Swakeleys Estate was inherited by Sir Edmund Wright’s daughter Katherine. Katherine’s husband, Sir James Harrington, was a prominent Parliamentarian, fighting against the monarchy. England by this time was deep in Civil War. It was Sir James Harrington who installed the arched screen in the Great Hall. When the monarchy was restored in 1660, Sir James fled the country to save his life, leaving his wife alone. Katherine sold Swakeleys Estate to the rich banker and Royalist financier, Sir Robert Vyner.
From leading Royalist in Sir Edmund Wright, prominent founder of the Crown under King Charles I, to prominent Parliamentarian in Sir James Harrington, back to leading Royalist and financier, Sir Robert Vyner under King Charles II, power, politics and influence turned full circle at The Swakeleys Estate under the Stuart Kings.
When Sir Robert Vyner acquired Swakeleys Estate in 1665 he was fast becoming one of the richest men in the country. In that year he invited the diarist Samuel Pepys to dinner, whose description is an evocative document of Swakeleys at that time:
‘Merrily to Swakeleys, Sir R. Viner’s. A very pleasant place, bought by him of Sir James Harrington’s lady. He took us up and down with great respect, and showed us all his house and grounds; and it is a place not very modern in the garden nor house, but the most uniform in all that ever I saw; and some things to excess. Pretty to see over the screen of the hall (put up by Sir J. Harrington, a Long Parliament man) the King’s head, and my Lord of Essex on one side, and Fairfax on the other; and upon the other side of the screen, the parson of the parish, and the lord of the manor and his sisters. The window-cases, door-cases, and chimneys of all the house are marble… and after dinner Sir Robert led us up to his long gallery, very fine, above stairs (and better, or such, furniture I never did see), and there Mrs. Worship did give us three or four very good songs, and sings very neatly, to my great delight.’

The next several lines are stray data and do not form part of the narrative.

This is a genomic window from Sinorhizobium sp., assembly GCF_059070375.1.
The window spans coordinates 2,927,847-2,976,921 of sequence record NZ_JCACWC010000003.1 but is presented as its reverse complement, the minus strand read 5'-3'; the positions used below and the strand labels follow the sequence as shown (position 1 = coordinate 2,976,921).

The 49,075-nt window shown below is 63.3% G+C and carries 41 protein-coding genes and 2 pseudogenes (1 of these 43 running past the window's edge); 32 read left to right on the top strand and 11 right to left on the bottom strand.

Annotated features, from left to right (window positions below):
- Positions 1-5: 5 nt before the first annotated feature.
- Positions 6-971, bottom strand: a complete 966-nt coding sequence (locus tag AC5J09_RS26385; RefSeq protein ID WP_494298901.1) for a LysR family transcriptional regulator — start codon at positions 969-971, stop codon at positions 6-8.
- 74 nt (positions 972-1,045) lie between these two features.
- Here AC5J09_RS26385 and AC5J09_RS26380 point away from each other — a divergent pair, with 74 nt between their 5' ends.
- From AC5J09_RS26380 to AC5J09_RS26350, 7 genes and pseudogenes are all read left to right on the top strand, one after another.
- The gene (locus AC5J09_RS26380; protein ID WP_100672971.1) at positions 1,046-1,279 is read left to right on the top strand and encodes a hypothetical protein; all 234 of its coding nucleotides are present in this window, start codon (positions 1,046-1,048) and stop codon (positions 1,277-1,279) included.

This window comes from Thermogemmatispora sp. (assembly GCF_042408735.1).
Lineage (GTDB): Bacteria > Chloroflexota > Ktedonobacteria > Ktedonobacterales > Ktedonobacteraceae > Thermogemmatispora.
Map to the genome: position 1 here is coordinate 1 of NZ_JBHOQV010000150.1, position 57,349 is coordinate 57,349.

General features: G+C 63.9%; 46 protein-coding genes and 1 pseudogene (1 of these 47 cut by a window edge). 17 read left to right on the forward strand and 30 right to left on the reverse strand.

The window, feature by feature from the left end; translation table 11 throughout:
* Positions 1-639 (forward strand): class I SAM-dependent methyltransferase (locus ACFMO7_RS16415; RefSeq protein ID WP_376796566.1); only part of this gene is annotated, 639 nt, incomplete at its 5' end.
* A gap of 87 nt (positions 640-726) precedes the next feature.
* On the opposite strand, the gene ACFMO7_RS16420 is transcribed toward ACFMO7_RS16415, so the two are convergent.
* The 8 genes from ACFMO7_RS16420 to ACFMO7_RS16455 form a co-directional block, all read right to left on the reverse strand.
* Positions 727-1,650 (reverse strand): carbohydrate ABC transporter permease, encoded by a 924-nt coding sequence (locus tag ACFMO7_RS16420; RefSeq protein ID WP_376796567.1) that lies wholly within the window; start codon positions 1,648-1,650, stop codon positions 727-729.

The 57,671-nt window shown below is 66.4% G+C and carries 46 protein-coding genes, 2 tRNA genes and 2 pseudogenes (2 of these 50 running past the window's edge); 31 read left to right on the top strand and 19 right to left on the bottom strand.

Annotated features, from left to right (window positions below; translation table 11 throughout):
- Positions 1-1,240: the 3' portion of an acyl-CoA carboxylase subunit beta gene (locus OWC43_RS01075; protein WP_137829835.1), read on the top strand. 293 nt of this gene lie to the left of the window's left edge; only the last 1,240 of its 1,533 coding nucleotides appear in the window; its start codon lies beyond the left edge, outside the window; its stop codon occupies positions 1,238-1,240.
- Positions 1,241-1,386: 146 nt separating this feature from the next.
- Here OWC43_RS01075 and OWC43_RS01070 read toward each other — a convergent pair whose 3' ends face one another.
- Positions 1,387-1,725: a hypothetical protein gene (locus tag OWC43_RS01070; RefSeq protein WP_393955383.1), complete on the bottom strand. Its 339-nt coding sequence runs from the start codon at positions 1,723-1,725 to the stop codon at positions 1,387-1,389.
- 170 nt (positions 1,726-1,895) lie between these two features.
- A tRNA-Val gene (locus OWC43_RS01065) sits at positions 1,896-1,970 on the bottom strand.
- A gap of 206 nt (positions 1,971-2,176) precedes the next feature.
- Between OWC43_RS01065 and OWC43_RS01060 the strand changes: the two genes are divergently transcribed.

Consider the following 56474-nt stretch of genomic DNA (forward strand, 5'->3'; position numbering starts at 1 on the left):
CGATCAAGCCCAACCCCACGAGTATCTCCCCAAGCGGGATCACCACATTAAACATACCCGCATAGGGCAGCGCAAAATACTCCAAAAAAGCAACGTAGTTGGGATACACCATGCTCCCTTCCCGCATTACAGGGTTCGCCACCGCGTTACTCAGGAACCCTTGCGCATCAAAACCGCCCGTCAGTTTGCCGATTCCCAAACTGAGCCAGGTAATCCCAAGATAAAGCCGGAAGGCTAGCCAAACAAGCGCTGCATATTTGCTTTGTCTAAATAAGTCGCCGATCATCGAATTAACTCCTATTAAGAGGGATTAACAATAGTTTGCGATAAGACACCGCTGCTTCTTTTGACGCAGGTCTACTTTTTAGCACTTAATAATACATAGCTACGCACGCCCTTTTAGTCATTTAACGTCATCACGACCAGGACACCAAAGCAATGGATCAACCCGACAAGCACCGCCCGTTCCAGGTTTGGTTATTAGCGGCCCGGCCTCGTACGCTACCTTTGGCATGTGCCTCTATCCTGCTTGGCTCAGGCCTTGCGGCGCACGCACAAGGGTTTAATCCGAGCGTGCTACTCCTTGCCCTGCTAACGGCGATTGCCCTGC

This account by Samuel Pepys illustrates how Swakeleys was used again as a place of entertainment and for the cultivation of power and influence. Pepys’ remark that it was ‘not very modern’ shows how quickly architectural style was moving. Vyner did not modernise the house extensively, but he may have installed the large and impressive fireplace in the Great Hall. Most of Vyner’s money was spent on loans to the King and his government, which gave him immense political power.
In 1707 Swakeleys Estate passed to Vyner’s great-nephew, also called Robert Vyner. He seems to have modernised almost every room. There is no written evidence to confirm this, but much of the panelling and doors has an early eighteenth century appearance.
It was probably he that added the panelling in the Great Hall, as well as the Corinthian pilasters framing the windows. The black marble window surrounds are original and were no doubt intended as a conspicuous show of wealth. They are highly unusual.
The great painted staircase is mysterious. We know it was built during the Victorian period and yet it looks like a much earlier design, perhaps of c. 1700, so it is possible that the old staircase was simply rebuilt in facsimile. The two wooden posts against the wall are all that survive of the original staircase of 1638, which would have had thickly carved panels instead of the elegant balusters seen today.
By 1750 Swakeleys was in the hands of the Rev. Thomas Clarke, in whose family it remained until the early twentieth century. Members of the family had their coats of arms painted onto the Harrington screen.